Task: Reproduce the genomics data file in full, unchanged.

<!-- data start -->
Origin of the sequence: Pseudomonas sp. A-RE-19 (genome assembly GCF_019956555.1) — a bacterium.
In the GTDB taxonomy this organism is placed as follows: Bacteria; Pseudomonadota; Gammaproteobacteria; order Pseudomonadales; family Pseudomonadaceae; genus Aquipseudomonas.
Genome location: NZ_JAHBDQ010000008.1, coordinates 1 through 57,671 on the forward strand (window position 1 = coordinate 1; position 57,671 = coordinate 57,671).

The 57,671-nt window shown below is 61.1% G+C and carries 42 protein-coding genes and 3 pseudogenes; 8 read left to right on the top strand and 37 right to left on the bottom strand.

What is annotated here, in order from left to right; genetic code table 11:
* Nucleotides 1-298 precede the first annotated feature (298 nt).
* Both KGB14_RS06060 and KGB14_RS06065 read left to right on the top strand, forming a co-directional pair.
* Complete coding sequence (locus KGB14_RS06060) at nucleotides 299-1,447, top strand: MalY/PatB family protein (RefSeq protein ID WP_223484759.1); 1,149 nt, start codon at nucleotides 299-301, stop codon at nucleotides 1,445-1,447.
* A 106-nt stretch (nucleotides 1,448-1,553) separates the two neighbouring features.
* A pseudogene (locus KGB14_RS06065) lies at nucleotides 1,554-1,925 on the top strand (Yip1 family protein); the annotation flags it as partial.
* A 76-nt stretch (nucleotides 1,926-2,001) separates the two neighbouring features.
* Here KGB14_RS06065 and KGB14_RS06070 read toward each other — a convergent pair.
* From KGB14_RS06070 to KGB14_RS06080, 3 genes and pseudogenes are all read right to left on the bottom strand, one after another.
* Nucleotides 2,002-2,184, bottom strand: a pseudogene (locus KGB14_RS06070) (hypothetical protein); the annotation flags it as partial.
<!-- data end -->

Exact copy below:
Origin of the sequence: Pseudomonas sp. A-RE-19 (genome assembly GCF_019956555.1) — a bacterium.
In the GTDB taxonomy this organism is placed as follows: Bacteria; Pseudomonadota; Gammaproteobacteria; order Pseudomonadales; family Pseudomonadaceae; genus Aquipseudomonas.
Genome location: NZ_JAHBDQ010000008.1, coordinates 1 through 57,671 on the forward strand (window position 1 = coordinate 1; position 57,671 = coordinate 57,671).

The 57,671-nt window shown below is 61.1% G+C and carries 42 protein-coding genes and 3 pseudogenes; 8 read left to right on the top strand and 37 right to left on the bottom strand.

What is annotated here, in order from left to right; genetic code table 11:
* Nucleotides 1-298 precede the first annotated feature (298 nt).
* Both KGB14_RS06060 and KGB14_RS06065 read left to right on the top strand, forming a co-directional pair.
* Complete coding sequence (locus KGB14_RS06060) at nucleotides 299-1,447, top strand: MalY/PatB family protein (RefSeq protein ID WP_223484759.1); 1,149 nt, start codon at nucleotides 299-301, stop codon at nucleotides 1,445-1,447.
* A 106-nt stretch (nucleotides 1,448-1,553) separates the two neighbouring features.
* A pseudogene (locus KGB14_RS06065) lies at nucleotides 1,554-1,925 on the top strand (Yip1 family protein); the annotation flags it as partial.
* A 76-nt stretch (nucleotides 1,926-2,001) separates the two neighbouring features.
* Here KGB14_RS06065 and KGB14_RS06070 read toward each other — a convergent pair.
* From KGB14_RS06070 to KGB14_RS06080, 3 genes and pseudogenes are all read right to left on the bottom strand, one after another.
* Nucleotides 2,002-2,184, bottom strand: a pseudogene (locus KGB14_RS06070) (hypothetical protein); the annotation flags it as partial.